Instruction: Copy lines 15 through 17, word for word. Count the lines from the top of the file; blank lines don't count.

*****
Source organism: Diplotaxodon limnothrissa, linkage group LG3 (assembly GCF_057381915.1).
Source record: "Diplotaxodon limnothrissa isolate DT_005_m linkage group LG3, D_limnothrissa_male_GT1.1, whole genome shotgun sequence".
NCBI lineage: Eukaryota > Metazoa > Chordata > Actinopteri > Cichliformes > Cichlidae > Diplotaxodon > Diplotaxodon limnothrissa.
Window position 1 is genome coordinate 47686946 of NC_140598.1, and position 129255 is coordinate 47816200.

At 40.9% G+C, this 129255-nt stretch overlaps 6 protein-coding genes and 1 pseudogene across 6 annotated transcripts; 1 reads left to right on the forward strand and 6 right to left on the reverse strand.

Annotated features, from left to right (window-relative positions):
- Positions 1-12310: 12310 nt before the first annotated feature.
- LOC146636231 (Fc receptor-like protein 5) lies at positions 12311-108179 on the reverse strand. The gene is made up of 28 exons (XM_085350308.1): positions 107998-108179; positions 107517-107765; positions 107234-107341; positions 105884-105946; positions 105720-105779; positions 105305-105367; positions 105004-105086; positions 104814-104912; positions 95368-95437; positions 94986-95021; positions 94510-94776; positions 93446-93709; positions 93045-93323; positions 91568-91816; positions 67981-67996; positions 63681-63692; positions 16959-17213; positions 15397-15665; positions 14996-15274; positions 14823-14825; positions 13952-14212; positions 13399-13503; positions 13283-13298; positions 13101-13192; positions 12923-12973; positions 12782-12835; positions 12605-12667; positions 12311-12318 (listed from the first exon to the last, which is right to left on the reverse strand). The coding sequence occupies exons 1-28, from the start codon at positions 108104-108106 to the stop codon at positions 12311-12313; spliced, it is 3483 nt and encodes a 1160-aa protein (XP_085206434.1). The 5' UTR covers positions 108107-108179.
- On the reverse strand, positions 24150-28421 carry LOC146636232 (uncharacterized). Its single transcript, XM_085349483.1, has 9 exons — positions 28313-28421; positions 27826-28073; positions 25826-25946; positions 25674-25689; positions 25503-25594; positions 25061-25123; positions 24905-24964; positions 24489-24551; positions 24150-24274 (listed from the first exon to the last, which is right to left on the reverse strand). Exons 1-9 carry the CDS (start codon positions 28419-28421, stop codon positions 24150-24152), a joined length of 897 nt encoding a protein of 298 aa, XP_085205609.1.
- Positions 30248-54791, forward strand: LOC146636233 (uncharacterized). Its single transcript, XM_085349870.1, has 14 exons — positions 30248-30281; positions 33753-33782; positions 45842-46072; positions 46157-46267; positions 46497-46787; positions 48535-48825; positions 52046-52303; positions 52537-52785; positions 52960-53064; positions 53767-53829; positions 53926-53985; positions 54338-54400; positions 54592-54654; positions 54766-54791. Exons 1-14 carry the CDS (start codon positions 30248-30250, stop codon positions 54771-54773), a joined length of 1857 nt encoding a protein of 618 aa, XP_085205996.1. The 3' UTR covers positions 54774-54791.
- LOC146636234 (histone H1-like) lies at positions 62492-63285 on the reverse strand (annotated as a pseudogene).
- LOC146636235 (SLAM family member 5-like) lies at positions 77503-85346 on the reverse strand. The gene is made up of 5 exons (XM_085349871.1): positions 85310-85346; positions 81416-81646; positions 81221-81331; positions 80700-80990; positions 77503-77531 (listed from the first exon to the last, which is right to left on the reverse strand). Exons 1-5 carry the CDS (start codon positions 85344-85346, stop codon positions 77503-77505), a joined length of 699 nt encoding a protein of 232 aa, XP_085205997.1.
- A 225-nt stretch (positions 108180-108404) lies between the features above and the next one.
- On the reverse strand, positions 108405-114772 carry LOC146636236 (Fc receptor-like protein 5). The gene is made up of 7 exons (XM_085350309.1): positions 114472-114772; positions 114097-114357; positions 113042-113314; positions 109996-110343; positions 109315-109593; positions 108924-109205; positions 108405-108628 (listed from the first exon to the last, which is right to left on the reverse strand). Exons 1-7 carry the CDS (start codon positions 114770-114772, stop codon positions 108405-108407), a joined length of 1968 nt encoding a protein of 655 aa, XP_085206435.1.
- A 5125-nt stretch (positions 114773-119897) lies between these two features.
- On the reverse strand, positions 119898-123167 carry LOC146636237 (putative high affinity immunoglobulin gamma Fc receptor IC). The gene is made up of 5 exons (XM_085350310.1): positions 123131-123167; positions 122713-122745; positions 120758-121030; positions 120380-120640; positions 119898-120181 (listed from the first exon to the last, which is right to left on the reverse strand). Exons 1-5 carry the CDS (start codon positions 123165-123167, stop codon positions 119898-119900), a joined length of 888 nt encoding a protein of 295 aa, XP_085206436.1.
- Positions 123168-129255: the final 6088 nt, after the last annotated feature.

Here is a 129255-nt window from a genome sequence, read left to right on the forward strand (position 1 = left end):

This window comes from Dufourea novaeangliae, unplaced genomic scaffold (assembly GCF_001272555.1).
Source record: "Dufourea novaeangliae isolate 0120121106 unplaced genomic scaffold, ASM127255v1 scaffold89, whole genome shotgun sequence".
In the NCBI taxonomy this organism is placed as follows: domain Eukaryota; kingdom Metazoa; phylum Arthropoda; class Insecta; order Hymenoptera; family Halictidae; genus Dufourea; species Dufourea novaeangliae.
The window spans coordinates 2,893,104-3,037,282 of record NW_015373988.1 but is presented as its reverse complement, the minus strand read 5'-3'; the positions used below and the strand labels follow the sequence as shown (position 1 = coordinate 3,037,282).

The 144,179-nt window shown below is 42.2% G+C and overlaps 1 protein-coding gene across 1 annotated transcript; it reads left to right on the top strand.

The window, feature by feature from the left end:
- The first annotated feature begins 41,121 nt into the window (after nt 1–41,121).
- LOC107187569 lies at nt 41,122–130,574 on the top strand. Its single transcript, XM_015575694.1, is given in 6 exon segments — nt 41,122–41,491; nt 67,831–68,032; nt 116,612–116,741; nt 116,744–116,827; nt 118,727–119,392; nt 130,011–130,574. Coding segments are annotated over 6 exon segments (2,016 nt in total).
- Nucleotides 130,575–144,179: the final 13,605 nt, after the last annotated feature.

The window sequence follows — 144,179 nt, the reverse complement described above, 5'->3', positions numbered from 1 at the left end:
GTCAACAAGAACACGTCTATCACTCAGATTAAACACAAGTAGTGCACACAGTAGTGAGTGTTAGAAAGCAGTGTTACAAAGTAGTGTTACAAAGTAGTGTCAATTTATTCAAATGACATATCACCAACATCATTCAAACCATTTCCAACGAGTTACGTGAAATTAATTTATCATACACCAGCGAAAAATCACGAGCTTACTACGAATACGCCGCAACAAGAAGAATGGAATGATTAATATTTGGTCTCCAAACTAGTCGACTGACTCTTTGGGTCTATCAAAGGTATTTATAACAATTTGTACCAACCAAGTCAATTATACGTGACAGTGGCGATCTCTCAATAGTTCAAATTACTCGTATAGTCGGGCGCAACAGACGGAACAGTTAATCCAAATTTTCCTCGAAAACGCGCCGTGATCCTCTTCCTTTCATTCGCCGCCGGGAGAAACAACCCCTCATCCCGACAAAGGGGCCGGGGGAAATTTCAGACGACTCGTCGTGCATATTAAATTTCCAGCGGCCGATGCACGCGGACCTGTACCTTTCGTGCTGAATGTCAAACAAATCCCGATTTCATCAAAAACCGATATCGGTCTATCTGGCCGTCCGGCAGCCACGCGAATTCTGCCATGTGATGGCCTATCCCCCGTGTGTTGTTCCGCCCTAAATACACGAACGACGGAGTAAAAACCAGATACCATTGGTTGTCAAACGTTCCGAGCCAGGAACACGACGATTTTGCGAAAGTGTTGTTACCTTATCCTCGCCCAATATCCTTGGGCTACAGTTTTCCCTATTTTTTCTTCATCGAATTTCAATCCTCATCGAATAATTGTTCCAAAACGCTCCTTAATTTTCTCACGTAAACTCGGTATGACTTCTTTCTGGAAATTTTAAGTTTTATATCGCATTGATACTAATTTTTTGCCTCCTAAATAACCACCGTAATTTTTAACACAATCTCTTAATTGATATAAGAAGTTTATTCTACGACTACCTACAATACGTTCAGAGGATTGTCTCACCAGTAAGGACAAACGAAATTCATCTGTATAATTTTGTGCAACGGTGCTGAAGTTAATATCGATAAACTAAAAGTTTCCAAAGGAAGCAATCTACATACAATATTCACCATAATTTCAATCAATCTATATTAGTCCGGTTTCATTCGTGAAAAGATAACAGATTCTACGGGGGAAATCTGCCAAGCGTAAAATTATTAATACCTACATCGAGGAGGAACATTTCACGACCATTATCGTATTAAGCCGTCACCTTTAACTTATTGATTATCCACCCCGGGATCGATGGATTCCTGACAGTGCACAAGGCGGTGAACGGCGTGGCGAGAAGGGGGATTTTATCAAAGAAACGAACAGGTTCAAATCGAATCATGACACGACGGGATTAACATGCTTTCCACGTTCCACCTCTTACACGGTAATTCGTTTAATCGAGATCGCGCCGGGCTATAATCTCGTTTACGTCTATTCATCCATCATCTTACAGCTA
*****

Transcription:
- A 5125-nt stretch (positions 114773-119897) lies between these two features.
- On the reverse strand, positions 119898-123167 carry LOC146636237 (putative high affinity immunoglobulin gamma Fc receptor IC). The gene is made up of 5 exons (XM_085350310.1): positions 123131-123167; positions 122713-122745; positions 120758-121030; positions 120380-120640; positions 119898-120181 (listed from the first exon to the last, which is right to left on the reverse strand). Exons 1-5 carry the CDS (start codon positions 123165-123167, stop codon positions 119898-119900), a joined length of 888 nt encoding a protein of 295 aa, XP_085206436.1.
- Positions 123168-129255: the final 6088 nt, after the last annotated feature.